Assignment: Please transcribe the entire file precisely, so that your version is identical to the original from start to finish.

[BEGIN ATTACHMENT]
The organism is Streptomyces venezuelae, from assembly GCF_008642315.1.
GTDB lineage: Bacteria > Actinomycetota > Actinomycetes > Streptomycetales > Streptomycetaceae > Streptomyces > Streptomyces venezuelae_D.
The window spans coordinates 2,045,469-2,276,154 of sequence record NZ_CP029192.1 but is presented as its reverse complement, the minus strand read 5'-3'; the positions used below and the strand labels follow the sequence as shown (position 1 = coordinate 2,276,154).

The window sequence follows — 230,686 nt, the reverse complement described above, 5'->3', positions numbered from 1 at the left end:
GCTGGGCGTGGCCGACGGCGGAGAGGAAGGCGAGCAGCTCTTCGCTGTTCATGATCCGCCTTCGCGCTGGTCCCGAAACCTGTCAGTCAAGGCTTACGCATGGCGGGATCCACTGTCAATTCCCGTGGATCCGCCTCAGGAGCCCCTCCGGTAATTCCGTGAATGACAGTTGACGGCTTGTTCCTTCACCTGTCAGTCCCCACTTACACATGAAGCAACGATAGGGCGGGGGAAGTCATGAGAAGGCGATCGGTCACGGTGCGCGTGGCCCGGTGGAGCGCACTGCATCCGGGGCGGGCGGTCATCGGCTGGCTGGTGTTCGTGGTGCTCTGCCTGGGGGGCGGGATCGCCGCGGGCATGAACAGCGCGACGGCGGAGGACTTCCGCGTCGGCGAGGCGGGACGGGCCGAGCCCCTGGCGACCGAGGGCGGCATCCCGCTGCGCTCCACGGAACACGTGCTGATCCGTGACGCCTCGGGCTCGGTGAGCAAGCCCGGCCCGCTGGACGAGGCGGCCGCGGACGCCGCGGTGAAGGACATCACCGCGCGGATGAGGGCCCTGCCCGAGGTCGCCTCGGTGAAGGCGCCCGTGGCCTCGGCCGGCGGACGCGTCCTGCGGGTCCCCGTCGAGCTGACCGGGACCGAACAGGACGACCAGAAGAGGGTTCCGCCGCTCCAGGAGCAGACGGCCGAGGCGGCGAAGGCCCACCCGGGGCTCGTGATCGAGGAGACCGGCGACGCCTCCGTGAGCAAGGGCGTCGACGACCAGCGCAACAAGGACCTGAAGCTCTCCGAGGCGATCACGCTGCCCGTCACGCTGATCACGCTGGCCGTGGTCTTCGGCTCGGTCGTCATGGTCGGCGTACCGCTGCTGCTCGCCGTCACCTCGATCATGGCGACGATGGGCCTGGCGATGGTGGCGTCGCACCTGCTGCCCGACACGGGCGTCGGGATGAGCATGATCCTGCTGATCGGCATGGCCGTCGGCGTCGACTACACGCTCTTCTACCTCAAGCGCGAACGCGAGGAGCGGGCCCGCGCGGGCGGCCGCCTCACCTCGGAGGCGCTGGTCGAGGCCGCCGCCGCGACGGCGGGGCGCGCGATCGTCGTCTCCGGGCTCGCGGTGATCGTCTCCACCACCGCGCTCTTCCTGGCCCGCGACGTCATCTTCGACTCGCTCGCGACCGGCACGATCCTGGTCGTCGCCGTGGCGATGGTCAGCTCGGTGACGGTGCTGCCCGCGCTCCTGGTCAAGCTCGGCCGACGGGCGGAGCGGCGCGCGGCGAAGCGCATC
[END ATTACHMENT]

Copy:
The organism is Streptomyces venezuelae, from assembly GCF_008642315.1.
GTDB lineage: Bacteria > Actinomycetota > Actinomycetes > Streptomycetales > Streptomycetaceae > Streptomyces > Streptomyces venezuelae_D.
The window spans coordinates 2,045,469-2,276,154 of sequence record NZ_CP029192.1 but is presented as its reverse complement, the minus strand read 5'-3'; the positions used below and the strand labels follow the sequence as shown (position 1 = coordinate 2,276,154).

The window sequence follows — 230,686 nt, the reverse complement described above, 5'->3', positions numbered from 1 at the left end:
GCTGGGCGTGGCCGACGGCGGAGAGGAAGGCGAGCAGCTCTTCGCTGTTCATGATCCGCCTTCGCGCTGGTCCCGAAACCTGTCAGTCAAGGCTTACGCATGGCGGGATCCACTGTCAATTCCCGTGGATCCGCCTCAGGAGCCCCTCCGGTAATTCCGTGAATGACAGTTGACGGCTTGTTCCTTCACCTGTCAGTCCCCACTTACACATGAAGCAACGATAGGGCGGGGGAAGTCATGAGAAGGCGATCGGTCACGGTGCGCGTGGCCCGGTGGAGCGCACTGCATCCGGGGCGGGCGGTCATCGGCTGGCTGGTGTTCGTGGTGCTCTGCCTGGGGGGCGGGATCGCCGCGGGCATGAACAGCGCGACGGCGGAGGACTTCCGCGTCGGCGAGGCGGGACGGGCCGAGCCCCTGGCGACCGAGGGCGGCATCCCGCTGCGCTCCACGGAACACGTGCTGATCCGTGACGCCTCGGGCTCGGTGAGCAAGCCCGGCCCGCTGGACGAGGCGGCCGCGGACGCCGCGGTGAAGGACATCACCGCGCGGATGAGGGCCCTGCCCGAGGTCGCCTCGGTGAAGGCGCCCGTGGCCTCGGCCGGCGGACGCGTCCTGCGGGTCCCCGTCGAGCTGACCGGGACCGAACAGGACGACCAGAAGAGGGTTCCGCCGCTCCAGGAGCAGACGGCCGAGGCGGCGAAGGCCCACCCGGGGCTCGTGATCGAGGAGACCGGCGACGCCTCCGTGAGCAAGGGCGTCGACGACCAGCGCAACAAGGACCTGAAGCTCTCCGAGGCGATCACGCTGCCCGTCACGCTGATCACGCTGGCCGTGGTCTTCGGCTCGGTCGTCATGGTCGGCGTACCGCTGCTGCTCGCCGTCACCTCGATCATGGCGACGATGGGCCTGGCGATGGTGGCGTCGCACCTGCTGCCCGACACGGGCGTCGGGATGAGCATGATCCTGCTGATCGGCATGGCCGTCGGCGTCGACTACACGCTCTTCTACCTCAAGCGCGAACGCGAGGAGCGGGCCCGCGCGGGCGGCCGCCTCACCTCGGAGGCGCTGGTCGAGGCCGCCGCCGCGACGGCGGGGCGCGCGATCGTCGTCTCCGGGCTCGCGGTGATCGTCTCCACCACCGCGCTCTTCCTGGCCCGCGACGTCATCTTCGACTCGCTCGCGACCGGCACGATCCTGGTCGTCGCCGTGGCGATGGTCAGCTCGGTGACGGTGCTGCCCGCGCTCCTGGTCAAGCTCGGCCGACGGGCGGAGCGGCGCGCGGCGAAGCGCATC